PHILADELPHIA, DEC. 17, 1890. - Mrs. Bloomfield Moore of 510 South Broad Street today sent a letter to the Board of Directors of the Keely Motor Company. After expressing pleasure in the announcement that Mr. Keelys present position was such that the company has no further need of his assistance, she says: "It relieves me of the responsibilities which I have so long carried at the cost of placing a barrier between myself and all the members of my family, who did not approve my course in assuming obligations which belonged to the company to fulfill under its contract with Mr. Keely. By referring to "Keelys discoveries" you will find that my engagement with Mr. Keely, made April 12, 1890, to furnish him to the end of his work with funds for his household and shop expenses and for instruments of research, expired when he had gained sufficient control of the unknown force to enable him to resume his work under the direction of the management of the company upon a provisional engine. As this time has arrived, I feel myself to be at liberty to hand over to you all bills that have been presented since the expiration of Mr. Keelys contract with me. "My legal and material rights were taken from me in 1888 on account of my efforts in 1887 to assist the stockholders of the Keely Motor Company, not because I had rescued Mr. Keely from the deplorable condition in which I found him in the winter of 1881-2 under the management of that company. My family (knowing that this enterprise was built upon possibilities, with no other foundation) felt no sympathy with those who were managing a company the shares of which possessed no commercial value, and they quite naturally feared that my ignorance of business transactions might lead me into becoming one of the victims of this speculative management. "I am gratified not only that I am relieved of the load that I have carried alone, but to know that I have been able, by the timely aid that I offered last March, to save for the third time the often-jeopardized interests of the long-suffering stockholders, who have unwisely invested in the Keely Motor stock before there was any quid pro quo to make the investment a safe one."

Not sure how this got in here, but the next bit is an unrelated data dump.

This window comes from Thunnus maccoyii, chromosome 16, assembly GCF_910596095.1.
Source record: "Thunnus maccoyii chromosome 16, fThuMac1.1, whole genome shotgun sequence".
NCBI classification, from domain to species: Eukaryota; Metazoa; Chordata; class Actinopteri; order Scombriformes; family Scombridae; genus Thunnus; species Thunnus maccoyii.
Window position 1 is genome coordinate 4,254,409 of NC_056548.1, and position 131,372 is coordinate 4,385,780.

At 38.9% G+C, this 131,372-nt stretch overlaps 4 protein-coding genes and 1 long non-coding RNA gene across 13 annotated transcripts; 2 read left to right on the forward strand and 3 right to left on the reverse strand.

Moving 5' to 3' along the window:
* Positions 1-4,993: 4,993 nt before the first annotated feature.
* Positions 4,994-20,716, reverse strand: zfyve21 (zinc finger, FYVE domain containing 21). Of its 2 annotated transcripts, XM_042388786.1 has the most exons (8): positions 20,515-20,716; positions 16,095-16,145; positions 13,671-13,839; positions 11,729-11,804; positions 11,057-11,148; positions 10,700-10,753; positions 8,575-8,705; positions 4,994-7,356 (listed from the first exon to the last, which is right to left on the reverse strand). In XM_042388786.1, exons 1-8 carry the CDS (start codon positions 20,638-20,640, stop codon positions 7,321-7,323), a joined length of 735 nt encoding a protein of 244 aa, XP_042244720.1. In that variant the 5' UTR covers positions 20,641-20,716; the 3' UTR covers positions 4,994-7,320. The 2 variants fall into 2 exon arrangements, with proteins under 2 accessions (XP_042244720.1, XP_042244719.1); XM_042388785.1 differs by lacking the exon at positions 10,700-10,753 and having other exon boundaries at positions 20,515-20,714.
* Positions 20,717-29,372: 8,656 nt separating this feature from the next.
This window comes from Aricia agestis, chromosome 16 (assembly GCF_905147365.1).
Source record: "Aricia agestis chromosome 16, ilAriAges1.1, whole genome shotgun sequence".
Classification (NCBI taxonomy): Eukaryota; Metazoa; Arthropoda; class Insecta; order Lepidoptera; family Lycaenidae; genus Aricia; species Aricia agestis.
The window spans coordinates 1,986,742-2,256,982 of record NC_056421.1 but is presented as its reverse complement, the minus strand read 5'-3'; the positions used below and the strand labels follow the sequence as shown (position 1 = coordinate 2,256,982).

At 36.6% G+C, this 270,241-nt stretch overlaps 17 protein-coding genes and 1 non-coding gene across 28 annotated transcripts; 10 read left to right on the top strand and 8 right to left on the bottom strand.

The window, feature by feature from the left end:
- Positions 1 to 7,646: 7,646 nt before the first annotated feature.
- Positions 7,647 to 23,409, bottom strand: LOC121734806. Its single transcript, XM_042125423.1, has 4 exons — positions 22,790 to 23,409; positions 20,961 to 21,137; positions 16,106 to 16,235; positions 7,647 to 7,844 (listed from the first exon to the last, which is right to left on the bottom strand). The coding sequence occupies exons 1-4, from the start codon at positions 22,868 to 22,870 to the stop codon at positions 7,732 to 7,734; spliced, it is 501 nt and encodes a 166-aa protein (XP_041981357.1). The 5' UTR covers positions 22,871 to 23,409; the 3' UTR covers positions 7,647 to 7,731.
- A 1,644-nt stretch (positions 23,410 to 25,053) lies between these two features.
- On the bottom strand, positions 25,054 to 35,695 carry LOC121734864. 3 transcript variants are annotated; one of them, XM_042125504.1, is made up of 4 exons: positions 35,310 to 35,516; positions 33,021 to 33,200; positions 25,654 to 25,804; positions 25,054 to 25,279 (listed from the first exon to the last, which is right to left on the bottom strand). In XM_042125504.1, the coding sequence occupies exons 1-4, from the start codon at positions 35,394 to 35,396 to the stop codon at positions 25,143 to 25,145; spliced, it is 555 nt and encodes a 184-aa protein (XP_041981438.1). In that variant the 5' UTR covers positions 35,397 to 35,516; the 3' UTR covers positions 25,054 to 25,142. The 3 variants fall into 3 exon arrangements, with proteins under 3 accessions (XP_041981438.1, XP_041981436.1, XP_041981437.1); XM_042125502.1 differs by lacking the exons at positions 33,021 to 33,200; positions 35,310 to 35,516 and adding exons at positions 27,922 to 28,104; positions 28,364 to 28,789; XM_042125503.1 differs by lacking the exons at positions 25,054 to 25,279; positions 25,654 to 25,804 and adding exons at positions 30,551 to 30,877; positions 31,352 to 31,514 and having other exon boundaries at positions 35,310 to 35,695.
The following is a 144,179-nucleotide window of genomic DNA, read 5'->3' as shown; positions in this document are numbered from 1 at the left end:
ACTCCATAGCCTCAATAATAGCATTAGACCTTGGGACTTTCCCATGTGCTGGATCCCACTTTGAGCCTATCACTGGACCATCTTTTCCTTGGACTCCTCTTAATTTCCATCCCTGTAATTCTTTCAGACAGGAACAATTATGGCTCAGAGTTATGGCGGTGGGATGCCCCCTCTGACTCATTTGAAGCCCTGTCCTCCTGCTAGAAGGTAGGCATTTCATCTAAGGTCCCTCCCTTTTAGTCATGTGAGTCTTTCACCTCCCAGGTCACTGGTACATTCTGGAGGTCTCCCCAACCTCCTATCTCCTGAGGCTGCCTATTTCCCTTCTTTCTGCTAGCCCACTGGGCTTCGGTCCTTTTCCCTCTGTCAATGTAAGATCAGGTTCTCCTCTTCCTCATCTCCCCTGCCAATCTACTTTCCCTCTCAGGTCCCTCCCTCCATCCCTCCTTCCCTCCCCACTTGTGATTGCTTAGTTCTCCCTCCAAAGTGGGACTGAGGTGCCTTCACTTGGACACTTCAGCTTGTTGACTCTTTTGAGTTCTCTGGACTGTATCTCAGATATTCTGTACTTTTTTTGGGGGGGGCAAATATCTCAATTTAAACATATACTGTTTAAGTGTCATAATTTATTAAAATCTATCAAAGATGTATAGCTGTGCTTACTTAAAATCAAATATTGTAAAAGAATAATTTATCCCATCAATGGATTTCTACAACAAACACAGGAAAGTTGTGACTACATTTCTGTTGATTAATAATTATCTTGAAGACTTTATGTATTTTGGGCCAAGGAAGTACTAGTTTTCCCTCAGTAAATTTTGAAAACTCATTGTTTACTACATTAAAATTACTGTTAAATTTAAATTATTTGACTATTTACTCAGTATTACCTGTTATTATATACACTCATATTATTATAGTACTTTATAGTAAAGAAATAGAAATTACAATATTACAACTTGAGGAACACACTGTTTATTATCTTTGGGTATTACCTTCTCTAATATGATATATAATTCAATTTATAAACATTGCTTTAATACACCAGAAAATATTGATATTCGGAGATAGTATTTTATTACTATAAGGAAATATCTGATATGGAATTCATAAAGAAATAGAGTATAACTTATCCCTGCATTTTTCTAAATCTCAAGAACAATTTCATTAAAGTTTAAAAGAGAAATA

International Year Book, 1898 - John Ernst Worrell Keely, inventor of the famous Keely motor, died in Philadelphia, November 18, 1898. He was born in that city September 3, 1837. His early education was meager. When engaged in the carpenters trade in 1872 he announced the discovery of a new force, by which he asserted motive power would be revolutionized. He asserted that by musical vibrations air and water could be disintegrated and a powerful "etheric force" be released; he made the most extravagant assertions, saying in 1875: "I propose in about six months to run a train of cars from here (Philadelphia) to New York at the rate of a mile a minute, with one small engine, and I will draw the power all out of as much water as you can hold in the palm of your hand." Experiments were performed with his motors and scientists were unable to find any fraud; all classes became interested and finally $5,170,000 had been invested in the enterprise. It cannot be said that Mr. Keely diverted to personal use the large sums invested, for he worked steadily, constructing and discarding between 1874 and 1891, 129 different models. His secret has never been satisfactorily disclosed and the report that after his death hidden apparatus of a suspicious appearance was found in his laboratory tended to confirm the opinion that Keely was the most daring and successful charlatan of his time.